In these examples, we aim to size the pitches so that they are not cropped by Twitter and fit exactly in a Powerpoint slide (16:9 aspect ratio).

I am not sure if this is good or bad for increasing your social media reach. It could increase likes/retweets by making the media more accessible. On the other hand the algorithms might pick up engagement from people clicking to enlarge cropped photos.

For Twitter, the following aspect ratios prevent images getting cropped (width then height):

• A single image: `16 by 9`

• Two images: `7 by 8`

• One `7 by 8` and two `7 by 4`

• Four images: `7 by 4`

```import matplotlib.pyplot as plt

from mplsoccer import Pitch, VerticalPitch
```

## 16 by 9 horizontal

I created a function to calculate the maximum dimensions you can get away with while having a set figure size. Let’s use this to create the largest pitch possible with a 16:9 figure aspect ratio.

```FIGWIDTH = 16
FIGHEIGHT = 9
NROWS = 1
NCOLS = 1
# here we want the maximum side in proportion to the figure dimensions
# (height in this case) to take up all of the image
MAX_GRID = 1

# pitch with minimal padding (2 each side)

# calculate the maximum grid_height/ width
GRID_WIDTH, GRID_HEIGHT = pitch.grid_dimensions(figwidth=FIGWIDTH, figheight=FIGHEIGHT,
nrows=NROWS, ncols=NCOLS,
max_grid=MAX_GRID, space=0)

# plot using the mplsoccer grid function
fig, ax = pitch.grid(figheight=FIGHEIGHT, grid_width=GRID_WIDTH, grid_height=GRID_HEIGHT,
title_height=0, endnote_height=0)
fig.set_facecolor('#22312b')
``` ## 16 by 9 horizontal grass

Now let’s get the largest pitch possible for a 16:9 figure but with grassy stripes. See Caley Graphics for some inspiration on how you might add titles on the pitch.

```FIGWIDTH = 16
FIGHEIGHT = 9
NROWS = 1
NCOLS = 1
MAX_GRID = 1

# here we setup the padding to get a 16:9 aspect ratio for the axis
# note 80 is the StatsBomb width and 120 is the StatsBomb length
# this will extend the (axis) grassy effect to the figure edges
pitch_color='grass', stripe=True, line_color='white')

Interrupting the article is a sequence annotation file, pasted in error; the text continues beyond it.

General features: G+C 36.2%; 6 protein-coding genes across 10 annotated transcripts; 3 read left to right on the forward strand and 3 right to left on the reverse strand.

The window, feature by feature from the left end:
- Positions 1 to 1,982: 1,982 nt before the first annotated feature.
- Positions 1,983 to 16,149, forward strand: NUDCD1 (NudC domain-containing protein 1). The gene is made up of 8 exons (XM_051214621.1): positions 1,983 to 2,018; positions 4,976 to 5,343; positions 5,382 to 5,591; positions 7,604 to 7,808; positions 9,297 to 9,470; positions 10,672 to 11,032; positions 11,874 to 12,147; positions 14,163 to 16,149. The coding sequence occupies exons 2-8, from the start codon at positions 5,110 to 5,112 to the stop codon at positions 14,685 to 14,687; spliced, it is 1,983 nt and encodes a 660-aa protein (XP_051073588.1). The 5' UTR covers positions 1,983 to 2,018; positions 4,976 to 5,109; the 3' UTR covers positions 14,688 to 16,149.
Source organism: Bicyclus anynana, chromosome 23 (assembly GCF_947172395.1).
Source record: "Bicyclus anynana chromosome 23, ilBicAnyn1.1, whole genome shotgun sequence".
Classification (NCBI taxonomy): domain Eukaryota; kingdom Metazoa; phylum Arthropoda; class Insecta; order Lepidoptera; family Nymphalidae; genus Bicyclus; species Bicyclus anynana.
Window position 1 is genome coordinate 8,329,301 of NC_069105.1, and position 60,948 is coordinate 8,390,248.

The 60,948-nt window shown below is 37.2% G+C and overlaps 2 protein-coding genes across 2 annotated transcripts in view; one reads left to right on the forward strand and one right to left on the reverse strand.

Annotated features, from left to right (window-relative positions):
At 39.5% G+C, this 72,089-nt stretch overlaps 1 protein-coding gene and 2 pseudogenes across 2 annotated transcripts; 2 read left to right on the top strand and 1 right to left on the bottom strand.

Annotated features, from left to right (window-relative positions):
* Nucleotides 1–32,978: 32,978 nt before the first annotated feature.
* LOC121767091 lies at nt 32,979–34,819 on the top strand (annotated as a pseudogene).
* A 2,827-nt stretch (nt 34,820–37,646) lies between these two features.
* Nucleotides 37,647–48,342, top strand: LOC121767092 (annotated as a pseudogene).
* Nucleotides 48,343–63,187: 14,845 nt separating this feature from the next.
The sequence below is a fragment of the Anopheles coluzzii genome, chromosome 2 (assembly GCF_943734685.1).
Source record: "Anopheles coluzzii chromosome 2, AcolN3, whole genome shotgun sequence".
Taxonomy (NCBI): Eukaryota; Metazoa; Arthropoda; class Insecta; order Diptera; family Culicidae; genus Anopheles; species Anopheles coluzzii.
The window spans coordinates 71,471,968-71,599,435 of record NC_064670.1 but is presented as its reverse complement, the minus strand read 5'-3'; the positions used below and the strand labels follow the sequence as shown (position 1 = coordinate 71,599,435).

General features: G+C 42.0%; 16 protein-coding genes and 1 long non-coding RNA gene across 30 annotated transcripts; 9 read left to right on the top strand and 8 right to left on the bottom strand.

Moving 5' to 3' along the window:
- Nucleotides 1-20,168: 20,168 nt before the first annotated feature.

# calculate the maximum grid_height/ width
GRID_WIDTH, GRID_HEIGHT = pitch.grid_dimensions(figwidth=FIGWIDTH, figheight=FIGHEIGHT,
nrows=NROWS, ncols=NCOLS,
max_grid=1, space=0)
# plot
fig, ax = pitch.grid(figheight=FIGHEIGHT, grid_width=GRID_WIDTH, grid_height=GRID_HEIGHT,
title_height=0, endnote_height=0)
``` ## 16 by 9: three vertical pitches

Three vertical pitches fits nicely in the 16:9 aspect ratio. Here we plot with a title and endnote axis too.

```FIGWIDTH = 16
FIGHEIGHT = 9
NROWS = 1
NCOLS = 3
SPACE = 0.09
MAX_GRID = 0.95

pitch_color='grass', stripe=True, line_color='white')

GRID_WIDTH, GRID_HEIGHT = pitch.grid_dimensions(figwidth=FIGWIDTH, figheight=FIGHEIGHT,
nrows=NROWS, ncols=NCOLS,
max_grid=MAX_GRID, space=SPACE)

TITLE_HEIGHT = 0.1
ENDNOTE_HEIGHT = MAX_GRID - (GRID_HEIGHT + TITLE_HEIGHT)

fig, ax = pitch.grid(figheight=FIGHEIGHT, grid_width=GRID_WIDTH, grid_height=GRID_HEIGHT,
space=SPACE, ncols=NCOLS, nrows=NROWS, title_height=TITLE_HEIGHT,
endnote_height=ENDNOTE_HEIGHT, axis=True)
``` ## 16 by 9: 2 cropped half-pitches

Here we plot two half pitches side-by-side that are cropped so 15 units are taken off each side. This is how I would do game xG comparisons.

```FIGWIDTH = 16
FIGHEIGHT = 9
NROWS = 1
NCOLS = 2
SPACE = 0.05
MAX_GRID = 0.95

pitch_color='grass', stripe=True, line_color='white')

GRID_WIDTH, GRID_HEIGHT = pitch.grid_dimensions(figwidth=FIGWIDTH, figheight=FIGHEIGHT,
nrows=NROWS, ncols=NCOLS,
max_grid=MAX_GRID, space=SPACE)
TITLE_HEIGHT = 0.08
ENDNOTE_HEIGHT = 0.04

fig, ax = pitch.grid(figheight=FIGHEIGHT, grid_width=GRID_WIDTH, grid_height=GRID_HEIGHT,
space=SPACE, ncols=NCOLS, nrows=NROWS, title_height=TITLE_HEIGHT,
endnote_height=ENDNOTE_HEIGHT, axis=True)
``` ## 16 by 9: team of pitches

Here we plot 15 pitches (11 players + 3 subs + 1 pitch for the whole team).

```FIGWIDTH = 16
FIGHEIGHT = 9
NROWS = 3
NCOLS = 5
SPACE = 0.1
MAX_GRID = 0.98

pitch_color='grass', stripe=True, line_color='white')

GRID_WIDTH, GRID_HEIGHT = pitch.grid_dimensions(figwidth=FIGWIDTH, figheight=FIGHEIGHT,
nrows=NROWS, ncols=NCOLS,
max_grid=MAX_GRID, space=SPACE)

TITLE_HEIGHT = 0.15
ENDNOTE_HEIGHT = 0.05

fig, ax = pitch.grid(figheight=FIGHEIGHT, grid_width=GRID_WIDTH,
grid_height=GRID_HEIGHT, space=SPACE,
ncols=NCOLS, nrows=NROWS, title_height=TITLE_HEIGHT,
endnote_height=ENDNOTE_HEIGHT, axis=True)
``` ## 7 by 8

Most of the Twitter aspect ratios are around 1.5 - 1.8 with the exception of the 7 by 8 aspect ratio. This isn’t a great aspect ratio for pitches, but seems to work okay for one vertical pitch (with a bit of extra space either side).

```FIGWIDTH = 7
FIGHEIGHT = 8
NROWS = 1
NCOLS = 1
SPACE = 0
MAX_GRID = 1

# here we setup the padding to get a 16:9 aspect ratio for the axis
# note 80 is the StatsBomb width and 120 is the StatsBomb length
# this will extend the (axis) grassy effect to the figure edges
pitch_color='grass', stripe=True, line_color='white')

GRID_WIDTH, GRID_HEIGHT = pitch.grid_dimensions(figwidth=FIGWIDTH, figheight=FIGHEIGHT,
nrows=NROWS, ncols=NCOLS,
max_grid=MAX_GRID, space=SPACE)
TITLE_HEIGHT = 0
ENDNOTE_HEIGHT = 0

fig, ax = pitch.grid(figheight=FIGHEIGHT, grid_width=GRID_WIDTH,
grid_height=GRID_HEIGHT, space=SPACE,
ncols=NCOLS, nrows=NROWS, title_height=TITLE_HEIGHT,
endnote_height=ENDNOTE_HEIGHT, axis=True)

plt.show()  # If you are using a Jupyter notebook you do not need this line
``` Total running time of the script: ( 0 minutes 5.828 seconds)

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